Smokey the cat, as loud as a 747: Now with video and audio!

March 29, 2011 • 3:22 pm

by Matthew Cobb

The BBC website reports the case of Smokey, a cat whose owner, Mrs Adams, claims that her pet is the noisiest cat in the world. Indeed, the claim is that she is sixteen times louder than your average cat, @ 73dB, which allegedly makes her as loud as a 747. They don’t explain quite how close they placed the mike, but Ray Meadham from Northampton College said “The recording equipment we used to record Smokey’s purr included a Rode microphone, Logic music software and a category 1 sound meter which measures decibels – it’s the same equipment music professionals use.”

Smokey the cat
Smokey thinking about purring but not quite sure what the camera is

Smokey will be submitted to that definitive journal of all things extreme, the Guinness Book of Records. But in the best tradition of 17th century science, they already had some reliable witnesses: “Daventry MP Chris Heaton-Harris, veterinary nurse Kaye James, Diana Johnson from Cats Protection, and British Airways captain Alisdair Tait.”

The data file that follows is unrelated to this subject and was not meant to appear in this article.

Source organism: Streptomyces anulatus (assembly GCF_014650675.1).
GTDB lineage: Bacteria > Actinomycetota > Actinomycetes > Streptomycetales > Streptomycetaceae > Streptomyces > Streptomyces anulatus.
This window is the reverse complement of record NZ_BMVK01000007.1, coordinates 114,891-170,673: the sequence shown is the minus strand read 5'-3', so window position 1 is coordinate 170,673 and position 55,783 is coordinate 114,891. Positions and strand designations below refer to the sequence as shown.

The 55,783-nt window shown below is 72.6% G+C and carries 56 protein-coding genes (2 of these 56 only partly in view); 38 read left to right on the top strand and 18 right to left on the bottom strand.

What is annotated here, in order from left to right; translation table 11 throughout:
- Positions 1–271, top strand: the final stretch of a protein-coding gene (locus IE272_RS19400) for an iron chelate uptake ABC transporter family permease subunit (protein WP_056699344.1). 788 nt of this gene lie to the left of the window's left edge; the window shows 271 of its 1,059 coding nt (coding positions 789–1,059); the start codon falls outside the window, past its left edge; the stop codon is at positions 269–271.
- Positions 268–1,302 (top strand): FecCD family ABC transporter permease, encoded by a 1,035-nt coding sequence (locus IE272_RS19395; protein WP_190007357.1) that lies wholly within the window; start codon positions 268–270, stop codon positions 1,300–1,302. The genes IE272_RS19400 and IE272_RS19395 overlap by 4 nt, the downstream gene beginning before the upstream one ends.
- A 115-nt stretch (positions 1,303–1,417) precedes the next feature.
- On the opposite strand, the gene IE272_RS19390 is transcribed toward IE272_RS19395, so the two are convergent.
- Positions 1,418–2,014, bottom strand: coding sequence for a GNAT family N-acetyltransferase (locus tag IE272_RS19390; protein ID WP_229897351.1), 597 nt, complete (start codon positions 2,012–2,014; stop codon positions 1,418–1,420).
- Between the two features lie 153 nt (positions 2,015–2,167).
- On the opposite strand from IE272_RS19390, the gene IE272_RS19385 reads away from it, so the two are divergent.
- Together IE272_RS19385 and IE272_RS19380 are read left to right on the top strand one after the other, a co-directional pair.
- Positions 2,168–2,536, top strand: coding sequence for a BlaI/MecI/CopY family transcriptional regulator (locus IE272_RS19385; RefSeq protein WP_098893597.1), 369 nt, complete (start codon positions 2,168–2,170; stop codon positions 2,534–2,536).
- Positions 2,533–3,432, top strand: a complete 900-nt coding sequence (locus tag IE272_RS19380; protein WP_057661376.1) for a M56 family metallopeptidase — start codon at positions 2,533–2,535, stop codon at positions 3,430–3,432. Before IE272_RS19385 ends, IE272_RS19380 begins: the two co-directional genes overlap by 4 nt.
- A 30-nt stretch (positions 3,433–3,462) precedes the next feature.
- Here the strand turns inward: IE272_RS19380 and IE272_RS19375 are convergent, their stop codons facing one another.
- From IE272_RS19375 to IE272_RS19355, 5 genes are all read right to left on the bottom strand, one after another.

Smokey the cat
Smokey with her owner. This is a silent photo.

[EDIT] Reader CarlosT, in comment #10 below posted this link to a UK TV news item, which includes the sound of Smokey! “To me, the cat sounds like an owl” he says.  Smokey’s been recorded at 85 decibels, equivalent to a pneumatic drill operating 50 feet away.

This is what a normal cat sounds like: this is Ollie, who scandalously scratched Jerry’s nose when he came to visit a couple of years ago. You have to listen closely.

22 thoughts on “Smokey the cat, as loud as a 747: Now with video and audio!

  1. Jerry, how could you? It must have been something really nasty that you did to that poor sweetheart to get him to scratch your nose. For shame!

    I bet he still has nightmares, poor dear….



  2. There is nothing like a purring kitty 🙂

    The Beeb’s website seems to be back up & running, but without being able to hear the purr it is a little hard to imagine an animal that small being able to generate that level of noise.